But for years, critics have attacked the idea of a "best" university, saying it's impossible to quantify something as intangible as educational excellence, or say that one school is best for all, or add up how much better one school is to another -- especially one considered a peer.
And U.S. News' director of data research, Robert Morse, acknowledges that the rankings are just a rough tool to help gauge what colleges are a good fit -- especially for students from cash-strapped high schools that don't have enough college counselors to offer much help.
"(We want) to stress that the rankings not be used as the sole basis to choose a college," Morse said. "U.S. News is not saying that parents should draw a line in the sand and say, 'We should only go to schools above (rank) 10 or between 10 and 20."
Admissions consultant Todd Johnson, owner of College Admissions Partners, agrees.
Choosing a school based on a ranking "is where it becomes problematic," he said. "If you're looking at No. 2 vs. No. 50, yeah -- maybe there's a difference. But No. 2 vs. No. 5 -- that’s ridiculous. And between No. 2 and 20, probably not much difference, either."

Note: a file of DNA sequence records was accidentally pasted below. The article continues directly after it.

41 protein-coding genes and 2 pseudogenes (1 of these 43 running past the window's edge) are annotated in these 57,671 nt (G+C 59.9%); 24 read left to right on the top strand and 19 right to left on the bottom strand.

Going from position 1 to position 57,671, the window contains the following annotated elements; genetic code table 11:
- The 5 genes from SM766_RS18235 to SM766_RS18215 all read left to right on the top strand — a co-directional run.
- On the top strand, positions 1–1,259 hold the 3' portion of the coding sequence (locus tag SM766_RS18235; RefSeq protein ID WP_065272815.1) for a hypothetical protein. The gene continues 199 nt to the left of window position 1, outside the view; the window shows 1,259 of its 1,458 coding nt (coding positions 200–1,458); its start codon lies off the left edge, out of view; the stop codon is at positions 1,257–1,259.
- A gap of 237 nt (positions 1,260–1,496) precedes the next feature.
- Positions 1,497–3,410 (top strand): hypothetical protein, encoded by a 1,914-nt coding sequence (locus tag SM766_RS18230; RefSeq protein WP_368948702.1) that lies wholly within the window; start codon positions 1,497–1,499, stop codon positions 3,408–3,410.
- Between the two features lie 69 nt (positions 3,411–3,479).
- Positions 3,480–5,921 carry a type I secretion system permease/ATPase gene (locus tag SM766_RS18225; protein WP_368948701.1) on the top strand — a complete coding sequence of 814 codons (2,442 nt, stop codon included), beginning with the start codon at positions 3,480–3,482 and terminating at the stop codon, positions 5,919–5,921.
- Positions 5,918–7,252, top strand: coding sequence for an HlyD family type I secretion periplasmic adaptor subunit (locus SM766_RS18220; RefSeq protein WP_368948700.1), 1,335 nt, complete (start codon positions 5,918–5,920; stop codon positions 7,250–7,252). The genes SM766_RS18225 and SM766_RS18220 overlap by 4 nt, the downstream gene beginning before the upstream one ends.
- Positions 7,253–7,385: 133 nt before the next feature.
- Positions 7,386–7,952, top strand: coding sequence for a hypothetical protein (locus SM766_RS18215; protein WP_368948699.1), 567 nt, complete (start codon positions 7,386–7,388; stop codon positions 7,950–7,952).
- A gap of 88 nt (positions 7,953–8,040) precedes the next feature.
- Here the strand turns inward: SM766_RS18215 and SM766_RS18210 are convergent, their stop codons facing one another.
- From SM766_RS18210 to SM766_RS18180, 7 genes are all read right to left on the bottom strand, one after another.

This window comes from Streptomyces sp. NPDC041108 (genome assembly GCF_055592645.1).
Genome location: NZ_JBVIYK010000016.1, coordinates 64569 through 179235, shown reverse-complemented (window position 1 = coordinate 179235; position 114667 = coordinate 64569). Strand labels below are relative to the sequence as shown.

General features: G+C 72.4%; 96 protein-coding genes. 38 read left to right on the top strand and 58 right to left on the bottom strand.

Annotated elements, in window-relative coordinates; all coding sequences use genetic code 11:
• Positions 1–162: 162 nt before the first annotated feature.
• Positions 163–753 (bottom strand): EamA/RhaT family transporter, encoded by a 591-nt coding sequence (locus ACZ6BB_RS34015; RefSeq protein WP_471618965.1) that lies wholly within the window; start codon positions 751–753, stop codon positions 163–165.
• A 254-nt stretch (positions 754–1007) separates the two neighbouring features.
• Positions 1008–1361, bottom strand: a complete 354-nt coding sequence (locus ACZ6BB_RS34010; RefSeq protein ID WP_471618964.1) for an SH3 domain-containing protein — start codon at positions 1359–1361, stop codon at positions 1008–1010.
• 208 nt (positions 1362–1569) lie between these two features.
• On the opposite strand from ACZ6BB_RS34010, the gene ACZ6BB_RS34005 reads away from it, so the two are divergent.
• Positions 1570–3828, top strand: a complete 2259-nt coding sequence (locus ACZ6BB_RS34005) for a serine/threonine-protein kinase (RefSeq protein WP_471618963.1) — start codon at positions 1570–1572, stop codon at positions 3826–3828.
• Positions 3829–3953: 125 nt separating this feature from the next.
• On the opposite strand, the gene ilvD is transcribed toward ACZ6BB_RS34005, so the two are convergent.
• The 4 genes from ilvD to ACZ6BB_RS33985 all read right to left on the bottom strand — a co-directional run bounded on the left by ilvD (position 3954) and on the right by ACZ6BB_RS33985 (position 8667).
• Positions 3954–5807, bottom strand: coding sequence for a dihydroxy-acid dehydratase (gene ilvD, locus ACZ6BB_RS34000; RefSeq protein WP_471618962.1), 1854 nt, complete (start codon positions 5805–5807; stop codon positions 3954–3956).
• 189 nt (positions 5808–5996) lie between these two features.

Concerns over methodology
The philosophy of ranking aside, many critics say the methodology itself is flawed. Among the problems:
It's too subjective. As much as a quarter of the score for some rankings depends on surveys of top college administrators and high school counselors, who are asked to rate American's many university -- an hours-long task. The idea is that administrators are good judges of each others' colleges, but as University of Minnesota Provost Tom Sullivan said, "Do I really know what's going on at St. Louis University? No."
Changes in methodology cause swings. Constant tweaks to the way the rankings are put together, such how they classify schools, how much weight they give to various factors, and the inclusion of new schools, mean many colleges will rise and fall a few notches. But when many schools are clustered close together, a minute drop in one factor can cause a dramatic drop in a college's standing, critics say. That's deceptive, because campuses just don't change much in one year, college officials say.